If this school doesn't offer many scholarships, look for another one that either offers good scholarships or is less expensive. Surely this isn't the only college you could get accepted into? If it is, you won't be worthy of any real scholarships anyway.

Potential? (5, Funny)

verloren (523497) | more than 10 years ago | (#7885042)

My first suggestion whatever you decide is not to portray yourself as a 'potential' high school graduate. You're much more likely to get a scholarship if you can at least appear confident that you'll graduate high school.

Cheers, Paul

Promising Scholarship For Juniors and Seniors (0)

Anonymous Coward | more than 10 years ago | (#7885043)

DHS Scholarship [orau.gov]

Yes, it means you work for the Department of Homeland Security. On the gripping hand, it pays $1000 a month. When you do your internship for them, they pay $500 a week. Damn good pay. And that's all after they pay all your tuition and fees. Too late for this year, but remember it for next year.

Re:Promising Scholarship For Juniors and Seniors (0)

Anonymous Coward | more than 10 years ago | (#7885061)

Excuse me while I puke this April 15th, not that I wouldn't have anyway.

Re:Promising Scholarship For Juniors and Seniors (1)

RedLeg (22564) | more than 10 years ago | (#7885169)

Assuming you are in the US, you might visit your local Armed Forces Recruiter. I went to college on a full Army ROTC ride to the tune of around $125k, and had a nicely paying job upon graduation.


A couple of things to remember:

  • READ the contract, including the fine print, and pay particular attention to escape clauses with words like "needs of the service".
  • Talk to ALL of the recruiters from each service. They have different quotas at different times.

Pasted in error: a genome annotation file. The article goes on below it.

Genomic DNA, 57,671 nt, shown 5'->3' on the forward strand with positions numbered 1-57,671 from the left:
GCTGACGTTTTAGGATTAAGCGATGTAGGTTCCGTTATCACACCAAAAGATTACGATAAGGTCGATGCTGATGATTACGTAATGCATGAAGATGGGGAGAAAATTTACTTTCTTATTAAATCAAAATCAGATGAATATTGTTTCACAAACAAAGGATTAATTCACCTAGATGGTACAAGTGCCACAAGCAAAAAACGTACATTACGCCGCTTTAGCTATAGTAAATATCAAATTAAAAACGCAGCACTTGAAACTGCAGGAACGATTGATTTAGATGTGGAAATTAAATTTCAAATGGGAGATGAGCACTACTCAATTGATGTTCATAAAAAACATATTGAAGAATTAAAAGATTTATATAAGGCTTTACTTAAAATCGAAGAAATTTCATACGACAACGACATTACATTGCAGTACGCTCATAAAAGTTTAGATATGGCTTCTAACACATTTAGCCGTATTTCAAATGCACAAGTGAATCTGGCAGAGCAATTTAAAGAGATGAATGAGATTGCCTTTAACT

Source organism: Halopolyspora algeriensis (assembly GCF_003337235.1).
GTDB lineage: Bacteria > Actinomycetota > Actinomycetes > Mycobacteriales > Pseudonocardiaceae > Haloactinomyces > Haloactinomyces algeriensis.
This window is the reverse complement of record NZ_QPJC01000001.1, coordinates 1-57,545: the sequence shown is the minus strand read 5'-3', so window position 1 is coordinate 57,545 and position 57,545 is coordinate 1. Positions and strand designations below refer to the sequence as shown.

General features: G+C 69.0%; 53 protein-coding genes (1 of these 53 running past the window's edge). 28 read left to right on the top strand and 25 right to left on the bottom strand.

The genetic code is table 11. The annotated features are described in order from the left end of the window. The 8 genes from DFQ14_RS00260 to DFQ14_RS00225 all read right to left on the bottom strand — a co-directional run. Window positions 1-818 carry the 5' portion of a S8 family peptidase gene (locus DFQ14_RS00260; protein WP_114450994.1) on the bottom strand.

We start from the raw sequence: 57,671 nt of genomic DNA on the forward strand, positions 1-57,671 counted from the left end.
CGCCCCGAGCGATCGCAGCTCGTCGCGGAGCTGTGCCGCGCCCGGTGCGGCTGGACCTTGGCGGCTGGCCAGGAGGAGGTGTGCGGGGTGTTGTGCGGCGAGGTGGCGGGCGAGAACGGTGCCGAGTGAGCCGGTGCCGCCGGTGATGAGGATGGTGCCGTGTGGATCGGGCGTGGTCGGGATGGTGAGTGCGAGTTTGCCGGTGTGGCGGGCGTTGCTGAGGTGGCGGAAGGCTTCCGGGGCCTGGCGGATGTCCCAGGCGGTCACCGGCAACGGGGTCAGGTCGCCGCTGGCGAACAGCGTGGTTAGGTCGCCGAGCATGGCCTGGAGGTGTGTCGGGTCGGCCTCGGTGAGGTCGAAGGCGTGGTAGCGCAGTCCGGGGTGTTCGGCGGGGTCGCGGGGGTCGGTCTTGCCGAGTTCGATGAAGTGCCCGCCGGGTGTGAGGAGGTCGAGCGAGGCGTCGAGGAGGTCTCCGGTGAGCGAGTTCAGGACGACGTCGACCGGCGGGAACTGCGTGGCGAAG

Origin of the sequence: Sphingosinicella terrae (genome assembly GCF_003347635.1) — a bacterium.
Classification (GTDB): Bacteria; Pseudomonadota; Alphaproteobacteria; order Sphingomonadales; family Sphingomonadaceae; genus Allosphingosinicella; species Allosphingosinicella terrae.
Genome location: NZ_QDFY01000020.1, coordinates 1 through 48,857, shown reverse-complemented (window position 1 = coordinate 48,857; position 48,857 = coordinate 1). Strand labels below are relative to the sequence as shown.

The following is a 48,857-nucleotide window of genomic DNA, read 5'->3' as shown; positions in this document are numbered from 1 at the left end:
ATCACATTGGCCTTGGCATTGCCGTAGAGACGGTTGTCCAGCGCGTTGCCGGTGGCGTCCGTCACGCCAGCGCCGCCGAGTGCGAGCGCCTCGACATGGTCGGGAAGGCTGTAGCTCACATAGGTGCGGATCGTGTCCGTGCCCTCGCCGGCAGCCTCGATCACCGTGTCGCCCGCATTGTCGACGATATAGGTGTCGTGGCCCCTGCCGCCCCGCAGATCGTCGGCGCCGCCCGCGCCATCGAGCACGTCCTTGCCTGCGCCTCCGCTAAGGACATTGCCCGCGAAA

• If you don't like the deal, don't sign up.

Loans (1)

DaHat (247651) | more than 10 years ago | (#7885045)

Just three weeks ago I graduated after 4 and a half years of getting my BS in CS (not that I need a degree to prove my level of BS). Also not qualifying for any free money and not attempting to earn any scholarships, I did what many before me have done... put my name on the dotted line and financed my college education.

Granted when I started the tech market was booming and I figured I'd have em all paid off quite fast with the money I'd be making hand over fist, that was of course not the most realistic plan.

You seem to already know that a solid education is required for the most part in order to get a good job, thus taking out loans for said education tends to be the best solution if you cannot find the free money.

Ultimately, the person benefiting from the education should pay for it, IE: You!

College with excellent scholarship program (0)

Anonymous Coward | more than 10 years ago | (#7885053)

I graduated in May 2003 from Ramapo College of NJ (double major computer science & physics).
(http://www.ramapo.edu)
it has large number of merit based scholarships - from the presidential that covers tuition and board to smaller one (say $1000 - $2000 a year for physics students).
It is a very good, liberal arts school with (my personal opinion) very good program in computer science (I am in graduate school currently, but most of my friends who graduated in last 3 years found jobs in industry)...
hope it helps

wait a while (1)

noah_fense (593142) | more than 10 years ago | (#7885058)